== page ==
Tip:

  • Make sure that the expansion of your production is in line with market demand by keeping an eye on market developments on the European avocado market and beyond, for example on Freshplaza, Fruitnet, FruiTrop, and FreshFruitPortal.

3. Which European countries offer most opportunities for avocados?

France is the leading end markets for avocados, while Scandinavian countries have the highest consumption per capita. Although the growth in some of these leading consuming countries is slowing down, Germany, Italy and Eastern European countries still have lots of potential in the coming years. Many of these countries are either supplied by traders in the Netherlands, or by Spain which more and more is fulfilling the role of international distributor.

Table 1: Estimated avocado consumption in Europe in 2020

 

Consumption in tonnes

Population (2020)

Consumption per capita

Change 2016-2020

Change 2019-2020

Netherlands*

23243

17,4

1,34 – 2,41

 

 

Belgium

13165

11,5

1,14

23%

0%

Denmark

16374

5,8

2,81

22%

-4%

Finland**

7746

5,5

1,41

   

France

144015

67,3

2,14

22%

4%

Germany

104452

83,2

1,26

119%

23%

Italy

26840

59,6

0,45

107%

19%

Norway

14833

5,4

2,76

16%

6%

Poland

18826

38,0

0,50

123%

10%

Spain***

114599

47,3

1,61 - 2,44

100%

11%

Sweden

21566

10,3

2,09

13%

8%

Switzerland

18836

8,6

2,19

32%

17%

United Kingdom

100913

67,0

1,51

5%

-2%

Calculated consumption based on import, export and production statistics, sources: ITC Trademap, Eurostat, and compared with data of Cirad / Fruitrop.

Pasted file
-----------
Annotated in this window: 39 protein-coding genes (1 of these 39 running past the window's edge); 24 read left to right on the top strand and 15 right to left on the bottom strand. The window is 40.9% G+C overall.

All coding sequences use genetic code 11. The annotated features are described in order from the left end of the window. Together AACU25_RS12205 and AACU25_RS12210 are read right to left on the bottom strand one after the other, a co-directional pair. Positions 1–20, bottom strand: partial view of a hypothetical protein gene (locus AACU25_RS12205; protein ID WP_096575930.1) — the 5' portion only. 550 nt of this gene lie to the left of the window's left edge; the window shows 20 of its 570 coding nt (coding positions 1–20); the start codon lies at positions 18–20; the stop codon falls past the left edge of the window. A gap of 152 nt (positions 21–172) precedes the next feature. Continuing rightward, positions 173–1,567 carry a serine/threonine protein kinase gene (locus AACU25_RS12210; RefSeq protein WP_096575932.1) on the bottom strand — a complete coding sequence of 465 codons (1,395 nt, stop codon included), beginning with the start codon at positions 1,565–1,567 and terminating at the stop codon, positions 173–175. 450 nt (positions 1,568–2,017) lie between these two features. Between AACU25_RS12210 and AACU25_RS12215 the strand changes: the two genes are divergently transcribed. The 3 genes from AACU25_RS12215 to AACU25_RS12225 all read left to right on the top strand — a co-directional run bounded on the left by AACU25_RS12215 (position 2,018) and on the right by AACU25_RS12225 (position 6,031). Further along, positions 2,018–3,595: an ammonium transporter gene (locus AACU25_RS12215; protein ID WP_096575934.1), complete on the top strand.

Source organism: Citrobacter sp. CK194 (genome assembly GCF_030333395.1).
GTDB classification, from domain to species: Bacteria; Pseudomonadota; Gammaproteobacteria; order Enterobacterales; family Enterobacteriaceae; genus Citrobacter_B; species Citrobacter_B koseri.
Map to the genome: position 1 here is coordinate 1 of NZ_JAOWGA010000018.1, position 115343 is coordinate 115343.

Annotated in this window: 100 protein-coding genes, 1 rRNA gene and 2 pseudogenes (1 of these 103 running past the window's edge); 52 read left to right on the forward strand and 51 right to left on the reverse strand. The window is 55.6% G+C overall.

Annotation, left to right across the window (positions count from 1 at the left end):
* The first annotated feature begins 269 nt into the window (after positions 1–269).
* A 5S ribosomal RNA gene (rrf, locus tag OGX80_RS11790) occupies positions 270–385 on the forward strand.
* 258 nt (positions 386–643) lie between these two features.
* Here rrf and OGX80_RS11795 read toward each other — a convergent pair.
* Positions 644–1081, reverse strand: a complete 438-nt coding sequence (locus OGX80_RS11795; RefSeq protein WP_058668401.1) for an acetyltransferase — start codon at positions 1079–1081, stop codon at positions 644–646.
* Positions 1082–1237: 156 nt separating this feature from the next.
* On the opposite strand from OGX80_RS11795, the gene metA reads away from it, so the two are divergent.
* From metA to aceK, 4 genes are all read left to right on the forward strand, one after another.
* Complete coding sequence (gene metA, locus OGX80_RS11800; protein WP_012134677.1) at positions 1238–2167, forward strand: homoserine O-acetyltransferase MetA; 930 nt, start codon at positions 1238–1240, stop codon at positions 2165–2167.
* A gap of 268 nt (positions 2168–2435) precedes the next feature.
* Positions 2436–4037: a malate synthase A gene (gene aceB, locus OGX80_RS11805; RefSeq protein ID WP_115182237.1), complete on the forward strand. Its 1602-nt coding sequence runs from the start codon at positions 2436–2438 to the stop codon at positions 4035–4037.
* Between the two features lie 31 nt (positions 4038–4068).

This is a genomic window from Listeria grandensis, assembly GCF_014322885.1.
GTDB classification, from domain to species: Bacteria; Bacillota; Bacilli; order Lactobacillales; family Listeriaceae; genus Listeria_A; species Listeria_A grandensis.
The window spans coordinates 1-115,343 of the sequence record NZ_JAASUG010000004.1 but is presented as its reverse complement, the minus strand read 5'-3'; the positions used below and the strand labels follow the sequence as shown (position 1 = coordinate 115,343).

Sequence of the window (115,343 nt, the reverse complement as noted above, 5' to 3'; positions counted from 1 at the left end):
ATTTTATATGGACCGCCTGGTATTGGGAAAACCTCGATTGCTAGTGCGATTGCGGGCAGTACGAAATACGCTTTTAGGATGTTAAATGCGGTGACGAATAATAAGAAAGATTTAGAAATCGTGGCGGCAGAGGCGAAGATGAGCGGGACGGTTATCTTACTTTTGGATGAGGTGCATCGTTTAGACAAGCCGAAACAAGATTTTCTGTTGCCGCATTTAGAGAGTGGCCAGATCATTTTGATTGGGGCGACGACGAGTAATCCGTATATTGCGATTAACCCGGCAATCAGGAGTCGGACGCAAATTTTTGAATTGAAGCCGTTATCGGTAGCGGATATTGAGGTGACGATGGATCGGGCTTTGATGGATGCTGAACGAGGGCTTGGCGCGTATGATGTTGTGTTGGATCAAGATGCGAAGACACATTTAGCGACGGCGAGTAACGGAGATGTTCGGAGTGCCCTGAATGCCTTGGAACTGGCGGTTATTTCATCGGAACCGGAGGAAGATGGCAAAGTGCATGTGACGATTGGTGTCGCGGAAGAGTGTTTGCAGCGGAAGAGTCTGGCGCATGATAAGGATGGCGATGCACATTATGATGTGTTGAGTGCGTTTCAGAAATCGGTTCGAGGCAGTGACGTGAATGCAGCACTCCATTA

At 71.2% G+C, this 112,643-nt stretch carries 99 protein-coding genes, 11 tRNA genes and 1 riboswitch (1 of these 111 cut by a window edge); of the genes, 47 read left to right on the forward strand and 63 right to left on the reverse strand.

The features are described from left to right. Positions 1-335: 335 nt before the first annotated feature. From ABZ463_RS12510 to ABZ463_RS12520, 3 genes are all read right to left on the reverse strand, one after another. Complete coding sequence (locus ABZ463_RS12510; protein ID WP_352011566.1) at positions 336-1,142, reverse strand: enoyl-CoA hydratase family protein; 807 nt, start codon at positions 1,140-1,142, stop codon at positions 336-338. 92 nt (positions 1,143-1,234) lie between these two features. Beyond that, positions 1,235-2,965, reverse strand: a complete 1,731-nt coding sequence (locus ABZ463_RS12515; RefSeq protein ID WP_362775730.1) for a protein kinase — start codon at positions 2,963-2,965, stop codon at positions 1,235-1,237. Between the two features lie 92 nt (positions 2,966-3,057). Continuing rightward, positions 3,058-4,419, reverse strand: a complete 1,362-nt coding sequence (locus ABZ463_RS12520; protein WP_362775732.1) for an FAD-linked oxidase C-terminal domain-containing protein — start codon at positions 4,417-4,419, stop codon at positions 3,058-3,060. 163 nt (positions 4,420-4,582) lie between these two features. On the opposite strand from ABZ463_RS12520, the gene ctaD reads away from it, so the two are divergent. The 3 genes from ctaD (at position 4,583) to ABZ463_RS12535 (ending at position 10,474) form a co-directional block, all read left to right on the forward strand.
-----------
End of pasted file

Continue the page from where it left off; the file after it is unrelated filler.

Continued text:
* Netherlands: not reliable due to transit function and partly based on data Cirad / Fruitrop
** Finland: based on data 2018
*** Spain: based on data 2019 and data Cirad / Fruitrop

The Netherlands: your main trade hub for avocados

The Netherlands is the main trade hub for avocados in Europe. You will find several major avocado importers in the Netherlands, where avocados are ripened and from where they are distributed to many European destinations.

The Netherlands is responsible for half of Europe’s avocado imports. But the country is also the largest non-producing exporter of avocados in the world. Large volumes are re-exported to Germany, France, the United Kingdom, Scandinavian countries and many others. Dutch traders have become specialists in avocado ripening, packing and logistics. They are also used to working with different sustainability requirements of European retail chains.

Because of the leading role in avocado trade, the Dutch market is familiar with avocados and has a large consumer market. With a relatively small population of 17 million people it is among the top consumption countries in Europe. However, there are some discrepancies in trade statistics which may have altered the calculated consumption. Despite the differences in the registered imports, statistics confirm the leading role of the Netherlands as a trade hub for avocados.

The Netherlands will remain a main trade hub for avocados but over time its function may become more logistical and less commercial as other avocado specialists emerge throughout Europe.

Source:

Imported avocados from non-European suppliers in 2020:

ITC Trademap (based on UN Comtrade)

306,005 tonnes

Market Access Database (based on Eurostat)

373,011 tonnes

Tips:

  • Meet with potential buyers by presenting yourself at fairs like Fruit Logistica or Fruit Attraction. You can also search for importers beforehand on the Fruit Logistica virtual market place.
  • Consider using the established trade routes and find an importing partner in the Netherlands, since the Netherlands has become the most dominant transit country for avocados for the European market.

France: Your largest destination for avocados